General discussion


Recordings old and new

By Oz_Media ·
Being in a business with extremely high end audio products, I have noticed that there are few to no recent recordings that actually display high resolution, soundstaging, transparency etc.

While it appears that music quality is of the utmost these days, nothing is cleaner than digital they say, I have actually not seen a quality recording for ages.

In the old vinyl days, Chesky recordings were the tops. Nobody had ever recreated audio the way he and his team did. His high resolution recordings, 96kHz/24bit, have yet to be topped....that I have heard.

Have people just simply forgotten about real audio due to the low grade trollop we are force fed these days, or do people actually feel that today's recordings offer a high enough standard to show off your system?

Is it perhaps that our ears are being desensitized and having lower expectations?

Are big box stores, blowing out Mexican made Polk speakers, now considered quality audio retailers?

Do people who buy a $4000.00 plasma TV and then spend $200.00 on "surround sound in a box" actually feel they are getting their money's worth?

Maybe the younger generation has never heard quality audio and they feel that what is around now is suitable?

Why, with all of the technological advancements around today, is it harder to find an audiophile quality recording amongst the trash?

To this day, the best recordings I've heard include just about anything by Telarc, Chesky recordings (circa 1985)and the old B7W audiophile tracks (they did two pretty good jazz disks) and of course, Dire Straights Bros. In Arms, which is still one of my favorite demo disks, and one of the most dynamic too.

Perhaps THAT is the issue, most high res recordings are of Jazz or soloists singing acappella, not exactly the fodder of today's mainstream. Then again, most of you know I am into heavy metal and have managed some pretty hard core bands, but I still appreciate quality audio when I am looking to have my ears sweetened.

Does anyone here know of high quality recordings anymroe, or is it a lost art even in a far more advanced audio world.

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In the world of earbuds and computer speakers

by jdclyde In reply to Recordings old and new

Most people couldn't tell the difference anyways. I personally blame the original walkman, and then the diskman, for making the crap headphones standard issue.

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by JamesRL In reply to In the world of earbuds a ...

The first walkman's headphones were pretty good for the day. It was the me too makers who sold on price that brought it down.

Personally I hate earbuds, won't use em. My current headphones aren't as good as the old Sennheisers I used for recording, but then they are much cheaper. On the other hand, those Bose noise reducing things are crap too - you can get as good a sound from a $50 set of headphones and save yourself $350.

Part of the problem with computer speakers is the need for shielding. The good speakers with heavy magnets would require massive shielding, so they try to get away with as small a speaker as possible.

I actually have some rather nice computer speakers, but they are monsoon electrostatic ones and were very expensive.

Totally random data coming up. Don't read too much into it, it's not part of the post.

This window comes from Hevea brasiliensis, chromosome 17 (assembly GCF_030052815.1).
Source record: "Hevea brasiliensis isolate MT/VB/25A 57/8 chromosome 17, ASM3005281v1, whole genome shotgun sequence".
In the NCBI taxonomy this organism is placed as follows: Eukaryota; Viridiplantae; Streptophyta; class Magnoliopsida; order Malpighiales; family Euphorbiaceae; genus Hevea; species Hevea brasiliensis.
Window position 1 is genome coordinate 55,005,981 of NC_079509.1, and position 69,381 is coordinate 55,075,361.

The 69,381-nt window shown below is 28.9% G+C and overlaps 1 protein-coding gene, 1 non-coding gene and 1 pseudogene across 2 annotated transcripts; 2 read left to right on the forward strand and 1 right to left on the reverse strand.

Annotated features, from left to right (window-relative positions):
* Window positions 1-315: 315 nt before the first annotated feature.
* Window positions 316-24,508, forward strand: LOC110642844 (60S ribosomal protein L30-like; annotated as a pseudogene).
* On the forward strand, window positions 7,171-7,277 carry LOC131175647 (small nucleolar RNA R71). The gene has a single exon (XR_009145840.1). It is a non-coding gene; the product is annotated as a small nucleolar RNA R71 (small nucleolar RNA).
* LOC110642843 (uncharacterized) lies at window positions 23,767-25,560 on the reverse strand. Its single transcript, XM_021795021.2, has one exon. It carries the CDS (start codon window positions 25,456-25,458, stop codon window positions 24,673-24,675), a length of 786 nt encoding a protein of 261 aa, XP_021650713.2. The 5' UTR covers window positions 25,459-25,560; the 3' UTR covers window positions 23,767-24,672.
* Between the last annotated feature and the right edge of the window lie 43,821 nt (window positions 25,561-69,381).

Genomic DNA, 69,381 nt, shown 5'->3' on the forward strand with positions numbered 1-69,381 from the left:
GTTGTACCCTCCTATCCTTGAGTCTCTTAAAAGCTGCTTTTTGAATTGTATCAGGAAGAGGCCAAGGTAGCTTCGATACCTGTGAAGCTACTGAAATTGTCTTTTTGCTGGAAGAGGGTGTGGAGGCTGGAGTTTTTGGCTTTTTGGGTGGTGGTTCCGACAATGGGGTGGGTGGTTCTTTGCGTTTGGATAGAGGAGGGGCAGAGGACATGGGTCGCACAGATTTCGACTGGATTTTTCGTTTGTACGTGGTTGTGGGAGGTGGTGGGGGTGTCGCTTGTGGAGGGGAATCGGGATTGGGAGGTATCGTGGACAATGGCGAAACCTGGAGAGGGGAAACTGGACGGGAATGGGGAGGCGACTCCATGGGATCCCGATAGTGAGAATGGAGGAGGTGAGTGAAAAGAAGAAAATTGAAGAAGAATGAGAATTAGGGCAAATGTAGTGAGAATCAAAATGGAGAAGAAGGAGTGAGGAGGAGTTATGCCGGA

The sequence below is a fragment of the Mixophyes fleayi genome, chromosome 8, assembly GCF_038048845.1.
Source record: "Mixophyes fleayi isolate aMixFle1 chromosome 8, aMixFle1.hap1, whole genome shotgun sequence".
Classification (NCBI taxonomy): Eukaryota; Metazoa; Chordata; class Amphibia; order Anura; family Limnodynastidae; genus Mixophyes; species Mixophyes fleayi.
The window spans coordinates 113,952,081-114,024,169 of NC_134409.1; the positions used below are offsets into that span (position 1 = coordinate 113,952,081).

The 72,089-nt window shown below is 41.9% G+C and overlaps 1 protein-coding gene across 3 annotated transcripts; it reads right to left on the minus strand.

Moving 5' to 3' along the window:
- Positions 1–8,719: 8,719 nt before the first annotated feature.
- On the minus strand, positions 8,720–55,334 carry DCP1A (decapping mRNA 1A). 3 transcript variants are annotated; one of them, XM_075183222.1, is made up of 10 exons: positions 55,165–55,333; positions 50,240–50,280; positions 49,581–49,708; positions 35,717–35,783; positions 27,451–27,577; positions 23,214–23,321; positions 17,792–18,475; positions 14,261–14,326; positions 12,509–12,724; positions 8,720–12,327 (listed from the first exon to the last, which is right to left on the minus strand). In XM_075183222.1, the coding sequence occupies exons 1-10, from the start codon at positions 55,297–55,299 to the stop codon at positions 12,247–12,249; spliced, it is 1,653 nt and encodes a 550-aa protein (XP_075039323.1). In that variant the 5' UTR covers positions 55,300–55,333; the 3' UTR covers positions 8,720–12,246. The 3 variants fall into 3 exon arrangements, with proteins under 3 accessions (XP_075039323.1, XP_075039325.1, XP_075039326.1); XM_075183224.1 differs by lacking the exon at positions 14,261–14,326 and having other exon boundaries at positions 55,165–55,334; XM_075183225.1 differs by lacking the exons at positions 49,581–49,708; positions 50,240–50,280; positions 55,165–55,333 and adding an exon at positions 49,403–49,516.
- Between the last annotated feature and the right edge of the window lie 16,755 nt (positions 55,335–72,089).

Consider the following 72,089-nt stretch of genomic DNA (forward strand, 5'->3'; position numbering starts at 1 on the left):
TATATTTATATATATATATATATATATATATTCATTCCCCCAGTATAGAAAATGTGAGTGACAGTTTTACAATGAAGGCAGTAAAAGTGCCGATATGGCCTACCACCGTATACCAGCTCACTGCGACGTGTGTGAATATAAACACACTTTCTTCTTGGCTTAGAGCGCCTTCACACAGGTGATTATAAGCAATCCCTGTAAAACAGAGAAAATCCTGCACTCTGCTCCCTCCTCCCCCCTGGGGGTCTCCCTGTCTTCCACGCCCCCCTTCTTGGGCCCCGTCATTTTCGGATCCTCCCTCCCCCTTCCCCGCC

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by Oz_Media In reply to Don't

First of all, I agree wholly with your Sennheiser comments, Ibought a lightweight reference model a couple of years ago, I think we were talking about that before, and they are simply incredible with highbitrate copies in my MP3 plpayer.

Bose is getting pretty bad now, they are simply marketing geniuses but the speakers are prety useless these days. Same thing with Paradigm, I remember repping for Paradigm in teh 80's and they were a force to be reckoned with, but as with most others, they look to big box solutions. Polk, sure they sound good, they also cost far too much for what you actually get and positioning is nearly impossible in most rooms, many people don't realize that Polk moved manufacturing to Mexico over 15 years ago and quality dropped as a result.

I've heard the Monssons for computers, they are really cool, as you say pretty pricey too. I have Altec Lansing three channel myself, solid wood encased in a plastic, it sounds pretty good for a PC speaker, I use it as a surround for the bedroom tv where I play my computer vids.

I think shielding is getting better now though, with two piece, fully capped magnets, stray fields are becoming rare, I see this as a result of the home theater craze and extends into most freestanding models now.

Oh well, time for a little music.

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I had Altec Lansing speakers for my PC

by AV . In reply to Bose

They were really good PC speakers. I bought them with my PC back in 1994 and they had great quality.

On my new system, I have the Logitech 5.1 surround sound speakers and they are actually really good and pretty inexpensive. I think I paid about $60 for them and I'm impressed. I'm not into heavy metal, but I love jazz and some classical music and they are very good for that.

My car has Monsoon speakers. I've never seen them for a PC, but they are great in a car stereo. I'm not really a heavy metal person, but they definitely make my drive to work enjoyable. I can understand why heavy metal people would love them because they have an outstanding base.


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The pigeonhole

by Oz_Media In reply to I had Altec Lansing speak ...

Not to discount your comments but because I am into Heavy Metal and have worked in the industry, I am not what you would call a 'heavy metal' person.

On my drive in today, I listened to Bruckner's 5th, but also a little Ozzy and some Van Halen.

I like to mix it up a bit too.